Thursday, October 20, 2005

Sudan‘s Darfur peace talks adjourn to November

Staff and agencies
20 October, 2005

By Camillus Eboh

ABUJA - The sixth round of African Union-mediated talks to end the Darfur conflict adjourned for a month on Thursday with mediators and delegates saying modest progress had been made.

The talks, which began on a sluggish note in the Nigerian capital Abuja in mid-September, were stymied by rebel disunity, growing violence in the western Sudanese region and deteriorating relations between Sudan and the AU.

Much of the negotiation centered on technical points rather than tangible issues of wealth and power-sharing needed to end the conflict, which started in early 2003 and has driven 2 million people from their homes to refugee in camps in the vast arid region and across the border in Chad.

Agreements were reached on human rights and fundamental freedoms and guidelines for power-sharing, while preliminary discussions were held on the federal system of governance, the delegates and mediators said in a joint statement.

They gave no details on the substance of the agreements. The seventh round of talks starts in Abuja on November 20.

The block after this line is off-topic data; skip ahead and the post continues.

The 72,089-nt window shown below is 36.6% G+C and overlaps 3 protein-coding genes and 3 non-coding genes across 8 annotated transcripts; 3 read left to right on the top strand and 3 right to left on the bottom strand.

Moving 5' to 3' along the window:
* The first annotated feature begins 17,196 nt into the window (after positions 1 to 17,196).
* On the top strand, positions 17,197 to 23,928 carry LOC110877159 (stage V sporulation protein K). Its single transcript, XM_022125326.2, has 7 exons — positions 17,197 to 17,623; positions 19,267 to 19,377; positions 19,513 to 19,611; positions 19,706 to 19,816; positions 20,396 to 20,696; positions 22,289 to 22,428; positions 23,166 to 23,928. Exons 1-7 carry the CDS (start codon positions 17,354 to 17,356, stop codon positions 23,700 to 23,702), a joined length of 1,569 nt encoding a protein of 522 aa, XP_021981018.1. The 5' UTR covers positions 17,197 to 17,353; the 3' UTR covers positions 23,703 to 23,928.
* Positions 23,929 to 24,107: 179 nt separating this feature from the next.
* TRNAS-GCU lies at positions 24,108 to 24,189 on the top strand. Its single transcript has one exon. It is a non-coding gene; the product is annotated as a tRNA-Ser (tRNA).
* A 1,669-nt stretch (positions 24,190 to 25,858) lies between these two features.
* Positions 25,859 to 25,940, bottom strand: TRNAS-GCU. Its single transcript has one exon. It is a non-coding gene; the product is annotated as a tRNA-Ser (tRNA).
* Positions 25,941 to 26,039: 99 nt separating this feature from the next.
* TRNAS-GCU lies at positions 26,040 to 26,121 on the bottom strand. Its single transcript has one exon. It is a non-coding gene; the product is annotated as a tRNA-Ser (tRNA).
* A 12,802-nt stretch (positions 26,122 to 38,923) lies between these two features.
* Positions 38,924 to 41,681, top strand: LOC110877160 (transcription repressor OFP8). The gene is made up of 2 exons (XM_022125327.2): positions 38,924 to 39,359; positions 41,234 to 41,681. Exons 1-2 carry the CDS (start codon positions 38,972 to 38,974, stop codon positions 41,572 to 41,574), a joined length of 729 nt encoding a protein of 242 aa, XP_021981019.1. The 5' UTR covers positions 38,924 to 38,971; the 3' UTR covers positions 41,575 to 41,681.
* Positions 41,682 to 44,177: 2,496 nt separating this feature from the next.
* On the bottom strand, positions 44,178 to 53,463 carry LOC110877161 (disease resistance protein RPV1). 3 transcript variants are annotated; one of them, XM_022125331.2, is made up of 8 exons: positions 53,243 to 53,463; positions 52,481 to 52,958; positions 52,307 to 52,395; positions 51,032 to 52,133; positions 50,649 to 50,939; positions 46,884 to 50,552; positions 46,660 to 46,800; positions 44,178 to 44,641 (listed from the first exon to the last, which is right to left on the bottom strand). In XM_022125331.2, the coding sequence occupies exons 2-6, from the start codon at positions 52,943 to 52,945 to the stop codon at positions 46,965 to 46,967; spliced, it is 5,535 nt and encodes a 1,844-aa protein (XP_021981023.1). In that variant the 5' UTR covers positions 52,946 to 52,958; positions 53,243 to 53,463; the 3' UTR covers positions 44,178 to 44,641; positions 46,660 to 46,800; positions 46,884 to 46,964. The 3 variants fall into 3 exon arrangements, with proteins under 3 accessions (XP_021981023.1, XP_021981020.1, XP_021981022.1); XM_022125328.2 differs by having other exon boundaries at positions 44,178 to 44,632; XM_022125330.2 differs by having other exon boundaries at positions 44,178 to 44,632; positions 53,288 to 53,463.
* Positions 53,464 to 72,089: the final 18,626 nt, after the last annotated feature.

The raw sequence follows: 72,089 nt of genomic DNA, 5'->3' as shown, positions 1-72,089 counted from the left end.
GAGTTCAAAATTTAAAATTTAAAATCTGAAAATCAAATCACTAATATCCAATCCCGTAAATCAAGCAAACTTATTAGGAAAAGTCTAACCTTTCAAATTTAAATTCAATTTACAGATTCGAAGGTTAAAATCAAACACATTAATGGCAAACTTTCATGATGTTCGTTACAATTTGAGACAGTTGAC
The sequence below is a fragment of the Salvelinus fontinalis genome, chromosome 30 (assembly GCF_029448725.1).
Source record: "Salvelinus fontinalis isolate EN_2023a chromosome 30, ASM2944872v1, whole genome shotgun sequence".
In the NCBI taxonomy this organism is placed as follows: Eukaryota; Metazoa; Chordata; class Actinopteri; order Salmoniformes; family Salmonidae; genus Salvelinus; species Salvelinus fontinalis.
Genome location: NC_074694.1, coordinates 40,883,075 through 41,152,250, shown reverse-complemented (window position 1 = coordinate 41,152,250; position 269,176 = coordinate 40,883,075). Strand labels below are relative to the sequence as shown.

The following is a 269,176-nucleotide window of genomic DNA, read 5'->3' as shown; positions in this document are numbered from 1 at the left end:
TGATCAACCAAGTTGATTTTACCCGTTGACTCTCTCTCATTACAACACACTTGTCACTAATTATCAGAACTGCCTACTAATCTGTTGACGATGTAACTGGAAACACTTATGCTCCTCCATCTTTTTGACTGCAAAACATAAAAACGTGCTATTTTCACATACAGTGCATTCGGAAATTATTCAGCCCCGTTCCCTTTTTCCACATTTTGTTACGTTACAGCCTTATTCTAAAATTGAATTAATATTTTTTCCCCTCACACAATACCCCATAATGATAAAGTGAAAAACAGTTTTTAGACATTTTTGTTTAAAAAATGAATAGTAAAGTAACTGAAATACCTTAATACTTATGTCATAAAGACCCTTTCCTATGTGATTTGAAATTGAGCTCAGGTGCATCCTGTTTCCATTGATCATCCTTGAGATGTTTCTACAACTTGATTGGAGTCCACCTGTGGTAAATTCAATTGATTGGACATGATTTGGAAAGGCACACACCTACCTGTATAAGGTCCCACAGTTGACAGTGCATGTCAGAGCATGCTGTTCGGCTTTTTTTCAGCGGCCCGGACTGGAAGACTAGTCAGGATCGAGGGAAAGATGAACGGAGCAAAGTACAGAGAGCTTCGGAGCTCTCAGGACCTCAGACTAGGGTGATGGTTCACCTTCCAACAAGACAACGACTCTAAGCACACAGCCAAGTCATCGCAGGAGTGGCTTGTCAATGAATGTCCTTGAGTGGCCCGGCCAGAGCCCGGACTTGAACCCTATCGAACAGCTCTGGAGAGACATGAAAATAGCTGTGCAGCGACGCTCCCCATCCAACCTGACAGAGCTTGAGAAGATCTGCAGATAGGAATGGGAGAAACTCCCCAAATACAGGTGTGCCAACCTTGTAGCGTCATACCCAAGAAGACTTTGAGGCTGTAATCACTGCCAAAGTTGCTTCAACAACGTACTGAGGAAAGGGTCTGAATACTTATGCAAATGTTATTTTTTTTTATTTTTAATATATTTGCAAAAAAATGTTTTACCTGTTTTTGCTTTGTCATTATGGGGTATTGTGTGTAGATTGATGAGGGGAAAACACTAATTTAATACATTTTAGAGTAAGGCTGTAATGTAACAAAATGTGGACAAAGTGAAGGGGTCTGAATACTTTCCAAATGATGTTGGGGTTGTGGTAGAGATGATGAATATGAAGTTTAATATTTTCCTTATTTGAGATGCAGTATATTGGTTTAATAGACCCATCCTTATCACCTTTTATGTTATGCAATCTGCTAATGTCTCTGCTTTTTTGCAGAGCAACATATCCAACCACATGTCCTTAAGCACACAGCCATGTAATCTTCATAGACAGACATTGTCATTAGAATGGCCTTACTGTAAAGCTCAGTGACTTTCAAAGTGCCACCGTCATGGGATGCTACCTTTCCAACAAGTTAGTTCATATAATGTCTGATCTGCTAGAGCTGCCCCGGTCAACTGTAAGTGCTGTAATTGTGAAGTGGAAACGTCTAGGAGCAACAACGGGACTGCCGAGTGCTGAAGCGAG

"We are confident that even though modest progress was made during this session, the foundation had been laid to enable us to move forward on the substantive issues on the agenda for the power-sharing negotiations, during the next round," the statement said.

An agenda was also agreed for negotiations on wealth-sharing and informal consultations held on security arrangements and negotiations for a permanent ceasefire in Darfur.

While the two main rebel groups, the main Sudan Liberation Army/Movement (SLA/M) and the Justice and Equality Movement (JEM), were negotiating peace in Abuja, splinter groups were blamed for attacks on the 6,000-strong force monitoring Darfur‘s shaky ceasefire agreement.

The SLA/M and JEM launched a rebellion against the Sudanese government more than 2-1/2 years ago, accusing Khartoum of neglect and political and economic domination.

The United Nations says Khartoum responded by arming Arab militia accused of a widespread campaign of rape, killing and burning in non-Arab villages.

U.N. officials have said a recent surge in violence has hindered vital aid to hundreds of thousands of refugees and restricted the movement of many of the 11,000 humanitarian workers in the remote region.

"The security situation in Darfur is not improving -- thousands of people still face threats of horrific violence every day," said Nikki Bennett from British aid agency Oxfam.

"Humanitarian agencies are increasingly being targeted by banditry and looting incidents," she said.

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